MATERIALS AND METHODS
Animals and Treatments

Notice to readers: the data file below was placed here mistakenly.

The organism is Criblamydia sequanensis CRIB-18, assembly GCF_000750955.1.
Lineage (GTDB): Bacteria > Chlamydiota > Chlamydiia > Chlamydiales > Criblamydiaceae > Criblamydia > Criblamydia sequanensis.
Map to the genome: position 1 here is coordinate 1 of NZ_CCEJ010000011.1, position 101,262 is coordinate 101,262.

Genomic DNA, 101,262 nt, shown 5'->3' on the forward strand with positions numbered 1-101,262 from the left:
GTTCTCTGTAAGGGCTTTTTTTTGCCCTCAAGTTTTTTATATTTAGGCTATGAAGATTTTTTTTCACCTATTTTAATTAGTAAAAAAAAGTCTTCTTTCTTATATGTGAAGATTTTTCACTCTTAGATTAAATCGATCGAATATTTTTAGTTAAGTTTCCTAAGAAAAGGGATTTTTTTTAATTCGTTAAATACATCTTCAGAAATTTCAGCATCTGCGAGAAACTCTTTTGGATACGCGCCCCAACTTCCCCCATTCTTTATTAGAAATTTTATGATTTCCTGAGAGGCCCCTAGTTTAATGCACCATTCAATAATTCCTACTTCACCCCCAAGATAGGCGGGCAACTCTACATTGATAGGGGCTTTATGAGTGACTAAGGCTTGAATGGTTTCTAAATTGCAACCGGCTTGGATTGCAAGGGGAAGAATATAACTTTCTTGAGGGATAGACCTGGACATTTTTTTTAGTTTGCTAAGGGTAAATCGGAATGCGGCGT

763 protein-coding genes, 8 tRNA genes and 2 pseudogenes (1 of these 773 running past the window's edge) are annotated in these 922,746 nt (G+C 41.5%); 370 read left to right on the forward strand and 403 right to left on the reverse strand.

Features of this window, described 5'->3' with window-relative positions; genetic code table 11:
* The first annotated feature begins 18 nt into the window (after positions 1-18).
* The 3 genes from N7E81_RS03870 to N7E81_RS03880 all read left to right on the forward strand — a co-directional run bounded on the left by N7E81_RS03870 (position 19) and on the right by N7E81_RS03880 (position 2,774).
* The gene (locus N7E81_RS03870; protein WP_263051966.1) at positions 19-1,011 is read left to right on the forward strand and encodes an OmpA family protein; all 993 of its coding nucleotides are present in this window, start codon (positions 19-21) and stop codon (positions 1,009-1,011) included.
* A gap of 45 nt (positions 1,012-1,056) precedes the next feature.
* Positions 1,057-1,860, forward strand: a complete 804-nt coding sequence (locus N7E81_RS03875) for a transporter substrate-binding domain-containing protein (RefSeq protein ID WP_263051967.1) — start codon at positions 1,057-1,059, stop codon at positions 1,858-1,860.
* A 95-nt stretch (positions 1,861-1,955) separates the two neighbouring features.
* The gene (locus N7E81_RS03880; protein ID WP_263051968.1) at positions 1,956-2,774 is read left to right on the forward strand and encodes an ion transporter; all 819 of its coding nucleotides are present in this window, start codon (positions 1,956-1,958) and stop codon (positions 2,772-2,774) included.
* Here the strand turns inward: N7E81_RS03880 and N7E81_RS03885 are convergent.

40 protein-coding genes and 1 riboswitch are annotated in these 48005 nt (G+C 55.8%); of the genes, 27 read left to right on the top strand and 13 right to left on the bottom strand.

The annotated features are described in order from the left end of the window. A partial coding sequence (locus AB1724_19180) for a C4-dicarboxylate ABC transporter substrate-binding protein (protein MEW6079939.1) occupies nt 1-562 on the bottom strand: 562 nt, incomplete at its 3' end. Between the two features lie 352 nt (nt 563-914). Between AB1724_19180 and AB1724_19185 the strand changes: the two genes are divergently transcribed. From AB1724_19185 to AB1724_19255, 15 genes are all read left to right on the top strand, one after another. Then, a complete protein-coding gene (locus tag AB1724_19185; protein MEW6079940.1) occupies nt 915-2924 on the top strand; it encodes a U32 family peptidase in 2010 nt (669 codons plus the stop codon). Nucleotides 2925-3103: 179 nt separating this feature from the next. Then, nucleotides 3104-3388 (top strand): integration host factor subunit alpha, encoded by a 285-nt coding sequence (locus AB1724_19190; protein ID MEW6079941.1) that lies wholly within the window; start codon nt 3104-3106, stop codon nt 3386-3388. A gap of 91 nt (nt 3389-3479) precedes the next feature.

Experiments were performed with 20 middle-aged ovariectomized female cynomolgus monkeys (Macaca fascicularis) weighing 3.0–4.3 kg. Handling of the primates was performed in accordance to the National Institute of Health Guide for the Care and Use of Laboratory Animals. All procedures, including means to minimize discomfort, were reviewed and approved by the Institutional Animal Care Committee of Laval University. Four drug-naive monkeys were used as normal healthy controls. Sixteen other monkeys were exposed to the neurotoxin 1-methyl-4-phenyl-1,2,3,6-tetrahydropyridine (MPTP) (Sigma-Aldrich Canada, Oakville, Ontario) dissolved in sterile saline and continuously administered using subcutaneous Alzet minipumps at a dose of 0.5 mg/24 hr, until a bilateral stable parkinsonian syndrome developed for at least 1 month (i.e., unchanged parkinsonian score of 8 or more). A detailed description of the behavioral response of these monkeys was previously reported.7, 8 The total dose and time necessary to obtain sustained parkinsonian features were in average 16.2 mg and 3.6 months, respectively. The MPTP monkeys were then divided into 4 groups (n = 4 in each group) to have the total dose of MPTP, time after MPTP exposure, and start of chronic treatment as well as basal parkinsonian score the same in each group.7, 8 One group injected with saline served as untreated MPTP monkeys. Three other groups were exposed during 4 weeks to the following drug treatments. The L-dopa group was chronically treated with a daily oral dose of 100 mg L-dopa and 25 mg benserazide (Prolopa®: Hoffmann-La Roche, Mississauga, ON) (termed “L-dopa” thereafter). The L-dopa + CI-1041 group was given simultaneously L-dopa (same dosage) and CI-1041 (Pfizer, Ann Arbor, MI) at the dose of 10 mg/kg (per os). CI-1041 (PD196860), a substituted piperidine related to ifenprodil, is a selective NR1A/2B receptor antagonist.9 The L-dopa + Cabergoline group was administered simultaneously L-dopa (same dosage) plus cabergoline [a long-acting dopamine (DA) D2 receptor agonist] at a dose of 0.015–0.035 mg/kg (s.c.). A cabergoline dose was chosen for each animal based on the behavioral subthreshold concentration that by itself did not induce a significant antiparkinsonian response.